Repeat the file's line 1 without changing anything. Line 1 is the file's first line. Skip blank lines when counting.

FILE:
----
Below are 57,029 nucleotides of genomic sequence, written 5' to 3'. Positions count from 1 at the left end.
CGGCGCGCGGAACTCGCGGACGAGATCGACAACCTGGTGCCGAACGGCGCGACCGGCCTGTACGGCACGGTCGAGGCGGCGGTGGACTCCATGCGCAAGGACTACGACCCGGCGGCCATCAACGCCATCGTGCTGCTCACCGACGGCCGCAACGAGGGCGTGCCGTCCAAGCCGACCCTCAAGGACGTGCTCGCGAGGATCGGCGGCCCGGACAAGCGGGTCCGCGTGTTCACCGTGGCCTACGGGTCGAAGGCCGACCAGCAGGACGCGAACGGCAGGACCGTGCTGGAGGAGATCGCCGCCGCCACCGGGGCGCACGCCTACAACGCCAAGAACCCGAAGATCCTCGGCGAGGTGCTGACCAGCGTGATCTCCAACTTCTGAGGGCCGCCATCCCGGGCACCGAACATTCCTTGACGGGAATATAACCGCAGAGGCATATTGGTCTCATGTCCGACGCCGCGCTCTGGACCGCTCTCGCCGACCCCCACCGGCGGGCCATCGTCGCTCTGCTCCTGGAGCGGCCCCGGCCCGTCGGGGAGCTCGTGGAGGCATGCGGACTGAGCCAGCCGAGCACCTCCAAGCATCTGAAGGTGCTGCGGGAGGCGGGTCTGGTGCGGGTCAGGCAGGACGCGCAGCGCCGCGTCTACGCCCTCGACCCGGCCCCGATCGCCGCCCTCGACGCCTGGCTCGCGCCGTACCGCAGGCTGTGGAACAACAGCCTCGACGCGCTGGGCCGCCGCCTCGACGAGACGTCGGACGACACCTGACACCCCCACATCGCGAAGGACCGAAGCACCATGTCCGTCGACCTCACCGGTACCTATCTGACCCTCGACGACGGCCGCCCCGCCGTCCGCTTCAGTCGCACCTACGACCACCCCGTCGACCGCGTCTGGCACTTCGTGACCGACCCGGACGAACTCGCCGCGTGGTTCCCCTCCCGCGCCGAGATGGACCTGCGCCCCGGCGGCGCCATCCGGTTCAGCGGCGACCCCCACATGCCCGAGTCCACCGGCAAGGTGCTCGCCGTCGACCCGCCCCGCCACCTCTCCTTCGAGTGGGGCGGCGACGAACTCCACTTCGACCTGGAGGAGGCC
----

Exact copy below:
Below are 57,029 nucleotides of genomic sequence, written 5' to 3'. Positions count from 1 at the left end.